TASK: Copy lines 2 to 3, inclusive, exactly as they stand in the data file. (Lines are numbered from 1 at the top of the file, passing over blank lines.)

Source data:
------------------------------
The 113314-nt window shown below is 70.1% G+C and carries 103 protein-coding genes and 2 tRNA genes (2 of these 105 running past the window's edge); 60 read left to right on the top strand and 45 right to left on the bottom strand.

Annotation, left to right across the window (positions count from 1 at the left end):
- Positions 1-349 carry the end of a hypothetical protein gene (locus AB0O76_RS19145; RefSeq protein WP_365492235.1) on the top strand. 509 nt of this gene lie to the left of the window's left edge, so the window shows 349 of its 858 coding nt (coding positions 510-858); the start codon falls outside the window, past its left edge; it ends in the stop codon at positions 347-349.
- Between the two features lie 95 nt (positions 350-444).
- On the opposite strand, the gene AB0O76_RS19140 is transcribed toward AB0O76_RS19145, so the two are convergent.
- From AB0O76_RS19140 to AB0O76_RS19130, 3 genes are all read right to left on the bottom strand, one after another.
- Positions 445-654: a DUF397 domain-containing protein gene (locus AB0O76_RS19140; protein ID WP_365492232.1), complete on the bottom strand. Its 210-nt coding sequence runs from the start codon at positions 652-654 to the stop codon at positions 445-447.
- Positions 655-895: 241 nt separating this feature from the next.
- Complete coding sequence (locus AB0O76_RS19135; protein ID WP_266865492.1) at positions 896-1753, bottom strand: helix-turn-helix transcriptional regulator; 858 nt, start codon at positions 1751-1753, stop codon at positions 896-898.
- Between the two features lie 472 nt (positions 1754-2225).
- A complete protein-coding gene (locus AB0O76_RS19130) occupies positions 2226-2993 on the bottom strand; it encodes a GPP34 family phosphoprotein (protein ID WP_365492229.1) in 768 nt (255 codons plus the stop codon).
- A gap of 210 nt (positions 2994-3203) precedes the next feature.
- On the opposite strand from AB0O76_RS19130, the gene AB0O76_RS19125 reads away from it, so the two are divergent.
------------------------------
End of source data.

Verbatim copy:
Annotation, left to right across the window (positions count from 1 at the left end):
- Positions 1-349 carry the end of a hypothetical protein gene (locus AB0O76_RS19145; RefSeq protein WP_365492235.1) on the top strand. 509 nt of this gene lie to the left of the window's left edge, so the window shows 349 of its 858 coding nt (coding positions 510-858); the start codon falls outside the window, past its left edge; it ends in the stop codon at positions 347-349.